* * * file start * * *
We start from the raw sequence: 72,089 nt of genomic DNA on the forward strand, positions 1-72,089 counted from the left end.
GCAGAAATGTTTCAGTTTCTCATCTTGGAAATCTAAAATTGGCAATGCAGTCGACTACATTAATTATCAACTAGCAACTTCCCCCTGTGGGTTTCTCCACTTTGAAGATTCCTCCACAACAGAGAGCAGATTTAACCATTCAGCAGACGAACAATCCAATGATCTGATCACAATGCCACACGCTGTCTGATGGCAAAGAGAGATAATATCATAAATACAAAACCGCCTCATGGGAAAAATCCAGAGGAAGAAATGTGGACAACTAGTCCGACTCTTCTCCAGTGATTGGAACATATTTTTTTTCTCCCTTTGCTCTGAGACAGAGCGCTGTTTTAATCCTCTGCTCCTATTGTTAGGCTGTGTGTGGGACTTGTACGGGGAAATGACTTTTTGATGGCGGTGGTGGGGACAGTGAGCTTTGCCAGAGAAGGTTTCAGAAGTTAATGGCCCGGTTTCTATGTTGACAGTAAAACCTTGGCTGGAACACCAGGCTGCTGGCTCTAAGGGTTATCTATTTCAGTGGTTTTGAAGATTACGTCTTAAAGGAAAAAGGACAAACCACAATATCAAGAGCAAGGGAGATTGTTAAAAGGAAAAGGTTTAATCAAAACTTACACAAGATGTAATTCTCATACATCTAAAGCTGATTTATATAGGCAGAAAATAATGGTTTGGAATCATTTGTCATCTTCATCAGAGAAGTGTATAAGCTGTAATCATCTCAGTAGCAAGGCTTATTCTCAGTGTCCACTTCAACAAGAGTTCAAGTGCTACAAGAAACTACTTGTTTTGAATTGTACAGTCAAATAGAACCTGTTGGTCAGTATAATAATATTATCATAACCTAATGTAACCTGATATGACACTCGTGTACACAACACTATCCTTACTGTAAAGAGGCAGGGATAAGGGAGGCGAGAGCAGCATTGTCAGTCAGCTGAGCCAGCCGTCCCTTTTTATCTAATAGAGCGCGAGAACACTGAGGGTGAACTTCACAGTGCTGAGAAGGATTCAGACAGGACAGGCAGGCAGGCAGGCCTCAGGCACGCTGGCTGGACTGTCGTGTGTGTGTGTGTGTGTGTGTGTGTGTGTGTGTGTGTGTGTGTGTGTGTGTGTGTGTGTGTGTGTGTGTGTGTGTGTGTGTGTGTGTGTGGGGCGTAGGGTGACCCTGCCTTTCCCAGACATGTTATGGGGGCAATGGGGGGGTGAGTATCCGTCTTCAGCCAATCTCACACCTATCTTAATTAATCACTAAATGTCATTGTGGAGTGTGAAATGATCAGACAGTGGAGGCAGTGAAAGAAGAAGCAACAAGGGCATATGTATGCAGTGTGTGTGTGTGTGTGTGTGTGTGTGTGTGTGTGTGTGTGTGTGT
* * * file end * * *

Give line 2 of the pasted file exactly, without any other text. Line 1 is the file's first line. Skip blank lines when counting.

GCAGAAATGTTTCAGTTTCTCATCTTGGAAATCTAAAATTGGCAATGCAGTCGACTACATTAATTATCAACTAGCAACTTCCCCCTGTGGGTTTCTCCACTTTGAAGATTCCTCCACAACAGAGAGCAGATTTAACCATTCAGCAGACGAACAATCCAATGATCTGATCACAATGCCACACGCTGTCTGATGGCAAAGAGAGATAATATCATAAATACAAAACCGCCTCATGGGAAAAATCCAGAGGAAGAAATGTGGACAACTAGTCCGACTCTTCTCCAGTGATTGGAACATATTTTTTTTCTCCCTTTGCTCTGAGACAGAGCGCTGTTTTAATCCTCTGCTCCTATTGTTAGGCTGTGTGTGGGACTTGTACGGGGAAATGACTTTTTGATGGCGGTGGTGGGGACAGTGAGCTTTGCCAGAGAAGGTTTCAGAAGTTAATGGCCCGGTTTCTATGTTGACAGTAAAACCTTGGCTGGAACACCAGGCTGCTGGCTCTAAGGGTTATCTATTTCAGTGGTTTTGAAGATTACGTCTTAAAGGAAAAAGGACAAACCACAATATCAAGAGCAAGGGAGATTGTTAAAAGGAAAAGGTTTAATCAAAACTTACACAAGATGTAATTCTCATACATCTAAAGCTGATTTATATAGGCAGAAAATAATGGTTTGGAATCATTTGTCATCTTCATCAGAGAAGTGTATAAGCTGTAATCATCTCAGTAGCAAGGCTTATTCTCAGTGTCCACTTCAACAAGAGTTCAAGTGCTACAAGAAACTACTTGTTTTGAATTGTACAGTCAAATAGAACCTGTTGGTCAGTATAATAATATTATCATAACCTAATGTAACCTGATATGACACTCGTGTACACAACACTATCCTTACTGTAAAGAGGCAGGGATAAGGGAGGCGAGAGCAGCATTGTCAGTCAGCTGAGCCAGCCGTCCCTTTTTATCTAATAGAGCGCGAGAACACTGAGGGTGAACTTCACAGTGCTGAGAAGGATTCAGACAGGACAGGCAGGCAGGCAGGCCTCAGGCACGCTGGCTGGACTGTCGTGTGTGTGTGTGTGTGTGTGTGTGTGTGTGTGTGTGTGTGTGTGTGTGTGTGTGTGTGTGTGTGTGTGTGTGTGTGTGTGTGTGTGTGTGGGGCGTAGGGTGACCCTGCCTTTCCCAGACATGTTATGGGGGCAATGGGGGGGTGAGTATCCGTCTTCAGCCAATCTCACACCTATCTTAATTAATCACTAAATGTCATTGTGGAGTGTGAAATGATCAGACAGTGGAGGCAGTGAAAGAAGAAGCAACAAGGGCATATGTATGCAGTGTGTGTGTGTGTGTGTGTGTGTGTGTGTGTGTGTGTGTGTGTGT